For nearly 50+ years, Christopher Alexander has challenged the architectural establishment, sometimes uncomfortably, to pay more attention to the human beings at the center of the design. To do so, he has combined top-flight scientific training, award-winning architectural research, patient observation and testing throughout his building projects, and a radical but profoundly influential set of ideas that have extended far beyond the realm of architecture.
In the process, Alexander has authored a series of groundbreaking works, including A Pattern Language: Towns, Buildings, Construction, and The Timeless Way of Building. His most recent publication continues that ground-breaking work, the four-volume book set, The Nature of Order: An Essay on the Art of Building and the Nature of the Universe, incorporates more than 30 years of research, study, teaching, and building. It was described by Laura Miller of the New York Times as “the kind of book every serious reader should wrestle with once in a while: [a] fat, a challenging, grandiose tract that encourages you to take apart the way you think and put it back together again.”
Alexander was born in Vienna, Austria, and raised in Oxford and Chichester, England. He was awarded the top open scholarship to Trinity College, Cambridge, in 1954, chemistry and physics, and went on to read mathematics at Cambridge. He took his doctorate in architecture at Harvard (the first Ph.D. in architecture ever awarded at Harvard) and was elected to the society of Fellows at Harvard University in 1961. During the same period, he worked at MIT in transportation theory and computer science and at Harvard in cognitive science. His pioneering ideas from that time were known to be highly influential in those fields.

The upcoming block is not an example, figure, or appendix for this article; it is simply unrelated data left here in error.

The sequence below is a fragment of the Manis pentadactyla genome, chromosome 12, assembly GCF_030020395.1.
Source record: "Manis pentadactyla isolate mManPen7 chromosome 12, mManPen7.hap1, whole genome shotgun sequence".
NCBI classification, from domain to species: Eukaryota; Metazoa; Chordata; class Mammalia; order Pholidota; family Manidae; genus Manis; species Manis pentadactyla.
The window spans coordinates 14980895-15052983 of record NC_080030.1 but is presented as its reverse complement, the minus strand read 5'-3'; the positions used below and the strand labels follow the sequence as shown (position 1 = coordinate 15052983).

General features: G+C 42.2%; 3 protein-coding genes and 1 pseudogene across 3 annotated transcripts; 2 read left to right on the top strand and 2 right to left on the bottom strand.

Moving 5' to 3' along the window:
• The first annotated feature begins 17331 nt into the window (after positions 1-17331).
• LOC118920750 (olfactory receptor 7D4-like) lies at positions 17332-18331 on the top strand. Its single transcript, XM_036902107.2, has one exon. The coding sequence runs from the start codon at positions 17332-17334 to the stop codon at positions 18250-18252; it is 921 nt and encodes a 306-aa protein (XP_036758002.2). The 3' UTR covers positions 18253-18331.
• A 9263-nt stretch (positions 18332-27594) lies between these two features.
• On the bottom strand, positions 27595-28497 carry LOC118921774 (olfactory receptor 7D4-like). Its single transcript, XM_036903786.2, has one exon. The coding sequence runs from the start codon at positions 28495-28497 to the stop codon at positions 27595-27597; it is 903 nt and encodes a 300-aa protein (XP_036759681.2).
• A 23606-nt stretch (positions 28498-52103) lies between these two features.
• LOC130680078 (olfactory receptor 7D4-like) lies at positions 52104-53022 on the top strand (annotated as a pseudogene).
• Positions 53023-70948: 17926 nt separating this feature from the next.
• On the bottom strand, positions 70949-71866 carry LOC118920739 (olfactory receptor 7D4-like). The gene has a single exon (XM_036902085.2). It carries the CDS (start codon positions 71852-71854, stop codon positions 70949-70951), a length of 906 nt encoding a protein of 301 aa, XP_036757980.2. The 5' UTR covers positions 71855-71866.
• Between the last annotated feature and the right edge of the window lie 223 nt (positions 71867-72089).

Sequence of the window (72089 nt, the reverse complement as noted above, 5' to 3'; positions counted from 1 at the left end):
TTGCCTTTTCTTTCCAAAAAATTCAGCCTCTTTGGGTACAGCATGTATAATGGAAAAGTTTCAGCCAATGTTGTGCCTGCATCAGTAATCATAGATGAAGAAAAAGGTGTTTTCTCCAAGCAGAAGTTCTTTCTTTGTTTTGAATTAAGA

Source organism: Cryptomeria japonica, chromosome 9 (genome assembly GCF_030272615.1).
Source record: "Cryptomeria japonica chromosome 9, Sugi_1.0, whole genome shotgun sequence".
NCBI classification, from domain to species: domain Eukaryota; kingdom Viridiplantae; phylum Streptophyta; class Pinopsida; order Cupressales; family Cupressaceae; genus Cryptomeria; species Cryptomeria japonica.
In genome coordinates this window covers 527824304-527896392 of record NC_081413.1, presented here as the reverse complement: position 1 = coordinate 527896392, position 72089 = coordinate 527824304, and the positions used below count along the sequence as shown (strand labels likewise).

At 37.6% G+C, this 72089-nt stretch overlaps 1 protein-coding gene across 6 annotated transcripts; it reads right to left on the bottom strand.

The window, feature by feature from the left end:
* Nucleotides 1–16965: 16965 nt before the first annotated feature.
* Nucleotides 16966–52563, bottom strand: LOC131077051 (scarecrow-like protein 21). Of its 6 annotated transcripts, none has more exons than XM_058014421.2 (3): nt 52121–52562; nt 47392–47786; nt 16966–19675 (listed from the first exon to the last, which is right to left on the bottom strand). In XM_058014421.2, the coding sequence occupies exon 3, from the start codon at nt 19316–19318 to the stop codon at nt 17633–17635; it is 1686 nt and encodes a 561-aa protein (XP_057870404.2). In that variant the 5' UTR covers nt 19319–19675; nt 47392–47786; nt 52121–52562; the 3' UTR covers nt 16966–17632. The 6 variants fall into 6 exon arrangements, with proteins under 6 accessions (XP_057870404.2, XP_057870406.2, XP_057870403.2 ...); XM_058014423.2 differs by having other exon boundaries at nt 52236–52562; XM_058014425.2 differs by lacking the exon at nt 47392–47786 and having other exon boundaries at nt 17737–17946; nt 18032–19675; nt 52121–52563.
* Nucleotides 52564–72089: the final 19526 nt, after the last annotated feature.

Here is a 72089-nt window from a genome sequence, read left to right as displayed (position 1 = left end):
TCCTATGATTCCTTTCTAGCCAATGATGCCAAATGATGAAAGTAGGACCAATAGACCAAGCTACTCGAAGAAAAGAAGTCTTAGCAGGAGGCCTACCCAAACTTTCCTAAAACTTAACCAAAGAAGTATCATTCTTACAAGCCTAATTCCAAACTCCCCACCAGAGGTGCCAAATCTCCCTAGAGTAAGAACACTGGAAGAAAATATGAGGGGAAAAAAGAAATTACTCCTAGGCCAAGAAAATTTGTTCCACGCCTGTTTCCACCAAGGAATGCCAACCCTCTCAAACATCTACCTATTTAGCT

Alexander became a Professor of Architecture at the University of California, Berkeley, in 1963, and taught there continuously for 38 years, becoming Professor Emeritus in 2001. He founded the Center for Environmental Structure in 1967, published hundreds of papers and several dozen books, and built more than 200 buildings around the world.
Alexander is widely recognized as the father of the pattern language movement in computer science, which has led to important innovations such as Wiki and new kinds of Object-Oriented Programming. He is the recipient of the first medal for research ever given by the American Institute of Architects, and he has been honored repeatedly for his buildings in many parts of the world. He was elected Fellow of the American Academy of Arts and Sciences in 1996 for his contributions to architecture, including his groundbreaking work on how the built environment affects the lives of people.